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APA REFERENCING: A Brief Guide   Tags: apa, bibliography, citation, citing, reference, reference list, references, referencing, style guide  

Last Updated: Sep 12, 2014 URL: http://guides.library.vu.edu.au/APA Print Guide RSS UpdatesEmail Alerts

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In this APA Guide...

PLEASE NOTE

Before you write your reference list or bibliography, check with your lecturer/tutor which style they prefer you to use and refer to the instructions included with your assignment.

This guide is an introduction to the APA (American Psychological Association) referencing system.
It is based on, and gives credit to the information given in the APA's offical style guide:

American Psychological Association. (2010). Publication manual of the American Psychological Association (6th ed.). Washington, DC: Author.

More advice on APA style can be found on the Official APA Style website: http://www.apastyle.org/

Contents

Reference Formats

Books/eBooks

  • 1, 2 or More Authors
  • No Author
  • Editor
  • Author and Editor
  • Chapters in Books
  • Translator and Author
  • Organisation as Author
  • E-book with DOI
  • Kindle Book
  • Multiple Works Same Author
  • Classical or Religious Text
  • Secondary Sources

Journal Articles

  • 1, 2 or More Authors
  • Print
  • Online with DOI
  • No Author
  • Online, No Page Numbers
  • Secondary Sources

Newspapers

  • Print
  • Website
  • Database
  • No Author
  • Newspaper Section
  • Media Release

Internet/Websites

  • Web Document
  • No Date
  • No Author
  • Government as Author
  • Organisation as Author
  • Website
  • Blog Post
  • Video Blog Post
  • Podcast: Web
  • Podcast: Radio show
  • Podcast: TV show
  • Computer Software

Lecture Notes

  • WebCT/BlackBoard
  • Print

Theses

  • Unpublished
  • Published
  • Institutional Repository
  • Commercial Database
  • Web

Legislation

  • Acts/Bills Print
  • Acts/Bills Online
  • Cases

Conference Proceedings

  • Print
  • Online

Personal Communications

  • Email
  • Interview
  • Letter
  • Telephone Call

Archival Materials

  • Letters
  • Interviews
  • Unpublished Papers and Notes
  • Photographs in Archives

Multi-Media Formats

  • Video Recording
  • Online and Streaming Video
  • DVD
  • Radio Show
  • Television Show from a Series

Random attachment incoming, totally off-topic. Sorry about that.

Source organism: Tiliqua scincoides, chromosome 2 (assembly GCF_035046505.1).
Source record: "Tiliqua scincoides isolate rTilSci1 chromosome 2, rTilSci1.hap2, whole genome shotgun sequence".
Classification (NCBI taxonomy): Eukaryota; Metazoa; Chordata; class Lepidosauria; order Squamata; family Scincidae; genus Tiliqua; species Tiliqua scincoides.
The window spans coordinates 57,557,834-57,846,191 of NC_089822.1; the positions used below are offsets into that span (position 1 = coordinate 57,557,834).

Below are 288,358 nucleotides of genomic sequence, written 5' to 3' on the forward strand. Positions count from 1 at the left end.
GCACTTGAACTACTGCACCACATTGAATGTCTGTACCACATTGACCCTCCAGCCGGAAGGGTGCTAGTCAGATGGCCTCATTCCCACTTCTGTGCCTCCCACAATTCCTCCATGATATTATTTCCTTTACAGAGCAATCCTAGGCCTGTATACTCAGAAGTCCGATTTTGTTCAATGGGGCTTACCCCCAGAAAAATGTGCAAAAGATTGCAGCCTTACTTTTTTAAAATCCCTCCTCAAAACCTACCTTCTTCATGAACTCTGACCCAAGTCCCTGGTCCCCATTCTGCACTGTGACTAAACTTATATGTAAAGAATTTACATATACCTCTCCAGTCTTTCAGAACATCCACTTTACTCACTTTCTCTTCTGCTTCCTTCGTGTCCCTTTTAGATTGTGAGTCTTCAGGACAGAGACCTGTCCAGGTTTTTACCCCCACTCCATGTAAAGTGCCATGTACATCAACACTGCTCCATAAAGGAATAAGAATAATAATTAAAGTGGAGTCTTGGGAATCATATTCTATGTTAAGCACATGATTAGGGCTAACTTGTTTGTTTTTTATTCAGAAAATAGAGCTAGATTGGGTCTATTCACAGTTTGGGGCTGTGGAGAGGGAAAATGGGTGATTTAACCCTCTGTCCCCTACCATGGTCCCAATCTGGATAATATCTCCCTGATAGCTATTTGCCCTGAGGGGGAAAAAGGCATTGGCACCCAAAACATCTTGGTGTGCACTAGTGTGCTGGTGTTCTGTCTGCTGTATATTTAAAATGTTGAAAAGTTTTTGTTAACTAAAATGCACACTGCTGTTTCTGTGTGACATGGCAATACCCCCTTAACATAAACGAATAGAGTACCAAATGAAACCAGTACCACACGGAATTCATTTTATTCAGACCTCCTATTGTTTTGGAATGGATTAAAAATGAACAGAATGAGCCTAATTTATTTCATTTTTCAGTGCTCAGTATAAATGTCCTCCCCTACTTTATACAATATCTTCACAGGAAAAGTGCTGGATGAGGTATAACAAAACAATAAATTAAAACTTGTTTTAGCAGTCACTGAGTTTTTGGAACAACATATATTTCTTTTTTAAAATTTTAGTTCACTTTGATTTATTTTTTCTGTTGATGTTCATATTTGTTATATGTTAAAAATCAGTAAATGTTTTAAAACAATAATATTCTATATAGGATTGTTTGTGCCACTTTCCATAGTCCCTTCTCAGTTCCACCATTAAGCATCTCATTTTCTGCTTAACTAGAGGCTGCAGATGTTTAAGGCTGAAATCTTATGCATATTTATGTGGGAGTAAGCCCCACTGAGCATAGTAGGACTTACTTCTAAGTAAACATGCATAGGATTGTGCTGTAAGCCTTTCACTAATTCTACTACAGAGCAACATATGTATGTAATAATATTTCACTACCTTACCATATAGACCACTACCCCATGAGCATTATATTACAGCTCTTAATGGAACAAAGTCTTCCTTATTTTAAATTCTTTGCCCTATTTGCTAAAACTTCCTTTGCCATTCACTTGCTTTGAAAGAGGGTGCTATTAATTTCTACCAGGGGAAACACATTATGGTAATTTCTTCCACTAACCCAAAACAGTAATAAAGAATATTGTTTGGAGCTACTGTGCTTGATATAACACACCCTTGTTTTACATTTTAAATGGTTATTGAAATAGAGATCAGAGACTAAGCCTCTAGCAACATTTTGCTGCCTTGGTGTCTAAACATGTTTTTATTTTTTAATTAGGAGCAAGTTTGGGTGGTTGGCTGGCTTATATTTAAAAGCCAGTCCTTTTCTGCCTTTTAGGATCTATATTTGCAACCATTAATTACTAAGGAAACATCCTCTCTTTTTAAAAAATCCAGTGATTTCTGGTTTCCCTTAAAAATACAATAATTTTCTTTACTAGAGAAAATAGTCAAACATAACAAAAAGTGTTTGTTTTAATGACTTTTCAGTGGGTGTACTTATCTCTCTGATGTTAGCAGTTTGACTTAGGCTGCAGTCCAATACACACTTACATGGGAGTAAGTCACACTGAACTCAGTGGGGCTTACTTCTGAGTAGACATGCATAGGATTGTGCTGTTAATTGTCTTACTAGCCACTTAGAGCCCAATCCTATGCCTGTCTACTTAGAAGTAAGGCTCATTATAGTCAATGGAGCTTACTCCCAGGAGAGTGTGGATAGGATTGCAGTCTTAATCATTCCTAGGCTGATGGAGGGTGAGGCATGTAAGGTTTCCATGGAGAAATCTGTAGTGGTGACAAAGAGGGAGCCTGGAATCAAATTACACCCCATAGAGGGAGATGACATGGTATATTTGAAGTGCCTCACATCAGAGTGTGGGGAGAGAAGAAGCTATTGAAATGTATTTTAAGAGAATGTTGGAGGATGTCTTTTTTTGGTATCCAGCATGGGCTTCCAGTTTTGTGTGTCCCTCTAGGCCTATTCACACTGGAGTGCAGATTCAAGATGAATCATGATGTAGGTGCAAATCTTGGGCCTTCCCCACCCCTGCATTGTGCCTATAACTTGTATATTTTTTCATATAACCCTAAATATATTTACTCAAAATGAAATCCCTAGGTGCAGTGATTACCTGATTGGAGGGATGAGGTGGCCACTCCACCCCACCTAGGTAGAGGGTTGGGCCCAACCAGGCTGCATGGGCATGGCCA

• Sound Recording
  • Microform
  • Image
  • Map 

Company Information

  • Print
  • Online
  • Financial Data


Patents & Standards

  • Print
  • Electronic Database

APA - PDF Guides

  • A table of examples in all formats for quick reference

APA - Sample Reference List

APA - Online Video Guides

 

      
     

    Getting Started in APA Referencing

    There are two components to referencing: in-text references that accompany other peoples quotes or ideas that you use in your work and the reference list at the end of your paper.

    The in-text reference:

    APA is an 'author/date' system, so your in-text reference for all formats (book, journal article, web document) consists of the author(s) surname and year of publication.

     

    The basics of an in-text reference in APA:

     

    If you quote directly from an author you need to include the page or paragraph number of the quote in your in-text reference. See the 'Quotes' section below for more advice on adding quotes into your work.

     

    The reference list:

    All in-text references should be listed in the reference list at the end of your document. The purpose of the reference list entry is to contain all the information that a reader of your work needs to follow-up on your sources. An important principle in referencing is to be consistent.

    When compiling your APA reference list, you should:

    • list references on a new page with a centred heading titled: References
    • include all your references, regardless of format, e.g. books, journal articles, online sources, in one alphabetical listing from A - Z
    • order entries alphabetically by surname of author(s)
    • list works with no author under the first significant word of the title
    • indent second and subsequent lines of each entry (5-7 spaces)
    • use double spacing.

    The basics of a reference list entry for a journal (print version) in APA:

    The basics of a reference list entry for a book (print version) in APA:

     

    Quotes in APA

    For direct quotes of less than 40 words, incorporate them into the text and enclose the quote with double quotation marks, e.g.

    Interpreting these results, Robbins et al. (2003, p. 541) suggested that the "therapists in dropout cases may have inadvertently validated parental negativity about the adolescent without adequately responding to the adolescent's needs or concerns", contributing to an overall climate of negativity.

    For direct quotes of 40 or more words start a new paragraph that is indented from the left. The entire quote should be double-spaced. Quotation marks are not required e.g.

         Others have contradicted this view: